# How do you differentiate # (sec(πx))/(tan(πx))#?

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To differentiate (\frac{{\sec(\pi x)}}{{\tan(\pi x)}}), we can use the quotient rule, which states that if (f(x) = \frac{{g(x)}}{{h(x)}}), then (f'(x) = \frac{{g'(x)h(x) - g(x)h'(x)}}{{[h(x)]^2}}).

Given (g(x) = \sec(\pi x)) and (h(x) = \tan(\pi x)), we differentiate each function separately to find (g'(x)) and (h'(x)).

(g'(x) = \frac{{d}}{{dx}}(\sec(\pi x)) = \pi\sec(\pi x)\tan(\pi x))

(h'(x) = \frac{{d}}{{dx}}(\tan(\pi x)) = \pi\sec^2(\pi x))

Now, apply the quotient rule:

(f'(x) = \frac{{\pi\sec(\pi x)\tan(\pi x)\cdot\tan(\pi x) - \sec(\pi x)\cdot\pi\sec^2(\pi x)}}{{[\tan(\pi x)]^2}})

(f'(x) = \frac{{\pi\sec(\pi x)\tan^2(\pi x) - \pi\sec^3(\pi x)}}{{\tan^2(\pi x)}})

(f'(x) = \frac{{\pi\sec(\pi x)[\tan^2(\pi x) - \sec^2(\pi x)]}}{{\tan^2(\pi x)}})

(f'(x) = \frac{{\pi\sec(\pi x)[\tan^2(\pi x) - \sec^2(\pi x)]}}{{\tan^2(\pi x)}})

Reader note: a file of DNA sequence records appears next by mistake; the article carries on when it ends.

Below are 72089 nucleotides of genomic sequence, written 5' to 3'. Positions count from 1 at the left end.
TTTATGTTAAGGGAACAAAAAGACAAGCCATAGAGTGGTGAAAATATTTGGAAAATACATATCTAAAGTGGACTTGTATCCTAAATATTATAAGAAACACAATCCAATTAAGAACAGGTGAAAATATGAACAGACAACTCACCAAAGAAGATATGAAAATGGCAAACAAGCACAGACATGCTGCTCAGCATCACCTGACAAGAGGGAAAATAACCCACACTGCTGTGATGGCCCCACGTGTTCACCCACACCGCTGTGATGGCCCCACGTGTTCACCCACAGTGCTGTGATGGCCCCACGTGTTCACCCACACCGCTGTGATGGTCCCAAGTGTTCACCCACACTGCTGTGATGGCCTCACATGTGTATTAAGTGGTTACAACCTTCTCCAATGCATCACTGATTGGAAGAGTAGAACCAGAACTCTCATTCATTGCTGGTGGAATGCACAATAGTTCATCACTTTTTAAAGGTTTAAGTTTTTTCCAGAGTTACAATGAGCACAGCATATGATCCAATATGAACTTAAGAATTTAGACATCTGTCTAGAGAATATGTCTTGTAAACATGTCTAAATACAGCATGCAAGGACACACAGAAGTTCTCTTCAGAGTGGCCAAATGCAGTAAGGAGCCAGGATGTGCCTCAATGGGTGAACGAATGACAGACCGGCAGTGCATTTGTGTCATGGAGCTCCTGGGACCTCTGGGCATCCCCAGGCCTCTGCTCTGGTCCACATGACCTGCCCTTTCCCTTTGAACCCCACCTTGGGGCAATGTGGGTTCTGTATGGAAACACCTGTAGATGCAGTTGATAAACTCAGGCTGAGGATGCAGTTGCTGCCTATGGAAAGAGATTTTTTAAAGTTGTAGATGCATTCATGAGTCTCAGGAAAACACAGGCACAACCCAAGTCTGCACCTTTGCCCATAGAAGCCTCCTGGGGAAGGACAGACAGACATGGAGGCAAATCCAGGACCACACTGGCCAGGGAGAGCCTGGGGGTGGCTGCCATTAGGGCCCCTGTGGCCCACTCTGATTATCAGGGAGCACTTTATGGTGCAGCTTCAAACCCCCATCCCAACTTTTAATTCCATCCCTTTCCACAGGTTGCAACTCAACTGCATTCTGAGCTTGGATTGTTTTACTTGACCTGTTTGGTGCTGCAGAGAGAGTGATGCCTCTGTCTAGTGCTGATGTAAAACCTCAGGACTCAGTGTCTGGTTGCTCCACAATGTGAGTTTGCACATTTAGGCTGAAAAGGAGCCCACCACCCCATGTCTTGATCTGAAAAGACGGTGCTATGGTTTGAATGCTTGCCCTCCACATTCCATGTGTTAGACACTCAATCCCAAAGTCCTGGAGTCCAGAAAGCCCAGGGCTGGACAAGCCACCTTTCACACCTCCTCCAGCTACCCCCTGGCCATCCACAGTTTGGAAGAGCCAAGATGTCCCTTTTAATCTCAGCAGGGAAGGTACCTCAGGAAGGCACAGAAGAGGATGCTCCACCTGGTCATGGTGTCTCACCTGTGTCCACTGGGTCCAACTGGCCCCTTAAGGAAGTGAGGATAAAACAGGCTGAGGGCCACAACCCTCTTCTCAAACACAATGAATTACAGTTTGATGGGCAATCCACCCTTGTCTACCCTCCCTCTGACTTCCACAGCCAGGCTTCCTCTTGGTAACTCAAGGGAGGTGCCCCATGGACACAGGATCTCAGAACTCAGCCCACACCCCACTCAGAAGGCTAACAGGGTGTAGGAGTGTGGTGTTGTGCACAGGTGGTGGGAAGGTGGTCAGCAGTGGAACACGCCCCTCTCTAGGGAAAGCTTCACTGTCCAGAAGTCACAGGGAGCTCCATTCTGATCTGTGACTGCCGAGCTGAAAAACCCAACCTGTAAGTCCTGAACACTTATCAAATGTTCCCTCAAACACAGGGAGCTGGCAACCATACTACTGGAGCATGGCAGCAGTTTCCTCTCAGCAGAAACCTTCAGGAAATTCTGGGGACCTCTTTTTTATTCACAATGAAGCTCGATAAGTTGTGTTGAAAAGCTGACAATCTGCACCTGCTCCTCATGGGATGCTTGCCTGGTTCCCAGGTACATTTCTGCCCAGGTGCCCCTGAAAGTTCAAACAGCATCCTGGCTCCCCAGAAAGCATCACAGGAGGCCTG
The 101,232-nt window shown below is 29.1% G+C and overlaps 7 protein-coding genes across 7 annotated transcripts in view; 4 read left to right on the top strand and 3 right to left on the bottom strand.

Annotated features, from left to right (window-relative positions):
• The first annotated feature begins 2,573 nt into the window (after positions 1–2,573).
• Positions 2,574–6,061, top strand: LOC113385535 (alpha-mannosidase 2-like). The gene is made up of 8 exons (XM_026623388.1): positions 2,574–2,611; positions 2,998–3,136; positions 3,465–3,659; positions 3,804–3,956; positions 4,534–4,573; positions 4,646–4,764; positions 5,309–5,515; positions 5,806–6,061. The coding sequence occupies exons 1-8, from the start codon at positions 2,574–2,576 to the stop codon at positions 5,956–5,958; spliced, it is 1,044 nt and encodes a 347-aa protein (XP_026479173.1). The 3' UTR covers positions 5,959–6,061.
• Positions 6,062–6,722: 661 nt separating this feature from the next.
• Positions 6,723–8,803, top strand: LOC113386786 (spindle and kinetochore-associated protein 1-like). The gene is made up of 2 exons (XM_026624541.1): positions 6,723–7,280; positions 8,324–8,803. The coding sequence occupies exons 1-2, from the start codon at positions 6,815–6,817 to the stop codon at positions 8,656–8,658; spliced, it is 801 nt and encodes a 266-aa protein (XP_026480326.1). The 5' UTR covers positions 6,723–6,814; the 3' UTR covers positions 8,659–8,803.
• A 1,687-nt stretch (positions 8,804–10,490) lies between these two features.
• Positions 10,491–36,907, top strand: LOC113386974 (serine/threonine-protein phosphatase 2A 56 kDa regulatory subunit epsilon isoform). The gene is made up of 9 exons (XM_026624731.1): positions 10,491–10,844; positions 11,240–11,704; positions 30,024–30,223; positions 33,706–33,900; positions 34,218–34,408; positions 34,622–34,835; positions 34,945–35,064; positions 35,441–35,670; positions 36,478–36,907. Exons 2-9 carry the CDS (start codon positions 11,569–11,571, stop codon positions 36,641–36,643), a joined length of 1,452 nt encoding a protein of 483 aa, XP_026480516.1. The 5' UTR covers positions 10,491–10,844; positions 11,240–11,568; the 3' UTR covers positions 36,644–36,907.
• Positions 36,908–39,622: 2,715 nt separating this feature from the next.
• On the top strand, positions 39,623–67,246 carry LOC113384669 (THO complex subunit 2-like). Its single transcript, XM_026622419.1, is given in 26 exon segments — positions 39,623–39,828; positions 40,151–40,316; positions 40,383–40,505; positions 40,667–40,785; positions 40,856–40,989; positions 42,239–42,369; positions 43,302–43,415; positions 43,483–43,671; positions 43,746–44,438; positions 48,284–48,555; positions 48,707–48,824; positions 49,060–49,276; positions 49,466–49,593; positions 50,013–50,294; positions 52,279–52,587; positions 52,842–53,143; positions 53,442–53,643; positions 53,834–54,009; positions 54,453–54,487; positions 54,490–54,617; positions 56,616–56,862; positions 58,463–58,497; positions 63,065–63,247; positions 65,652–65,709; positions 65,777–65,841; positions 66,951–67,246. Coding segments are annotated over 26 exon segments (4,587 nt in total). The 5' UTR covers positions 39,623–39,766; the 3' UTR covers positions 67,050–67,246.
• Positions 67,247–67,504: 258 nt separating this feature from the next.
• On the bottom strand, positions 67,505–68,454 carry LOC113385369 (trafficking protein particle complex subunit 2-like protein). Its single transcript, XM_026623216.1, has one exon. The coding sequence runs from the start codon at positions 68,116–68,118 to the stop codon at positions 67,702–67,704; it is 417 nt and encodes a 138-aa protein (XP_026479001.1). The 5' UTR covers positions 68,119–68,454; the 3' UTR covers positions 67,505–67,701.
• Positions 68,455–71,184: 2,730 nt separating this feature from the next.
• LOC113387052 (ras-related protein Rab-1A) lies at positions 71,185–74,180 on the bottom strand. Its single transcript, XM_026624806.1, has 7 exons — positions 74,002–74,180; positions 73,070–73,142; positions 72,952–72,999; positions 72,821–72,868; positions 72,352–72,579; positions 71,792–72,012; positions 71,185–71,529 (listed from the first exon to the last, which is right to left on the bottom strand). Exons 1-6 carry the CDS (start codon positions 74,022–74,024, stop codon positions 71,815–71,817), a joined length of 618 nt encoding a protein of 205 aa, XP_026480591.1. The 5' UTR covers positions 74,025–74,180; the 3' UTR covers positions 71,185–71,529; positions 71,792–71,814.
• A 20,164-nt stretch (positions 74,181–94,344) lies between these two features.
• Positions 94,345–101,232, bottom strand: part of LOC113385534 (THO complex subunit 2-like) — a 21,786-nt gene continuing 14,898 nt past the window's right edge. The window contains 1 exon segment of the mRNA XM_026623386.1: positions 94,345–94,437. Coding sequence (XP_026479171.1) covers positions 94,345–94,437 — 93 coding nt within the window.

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When evaluating a one-sided limit, you need to be careful when a quantity is approaching zero since its sign is different depending on which way it is approaching zero from. Let us look at some examples.

When evaluating a one-sided limit, you need to be careful when a quantity is approaching zero since its sign is different depending on which way it is approaching zero from. Let us look at some examples.

When evaluating a one-sided limit, you need to be careful when a quantity is approaching zero since its sign is different depending on which way it is approaching zero from. Let us look at some examples.

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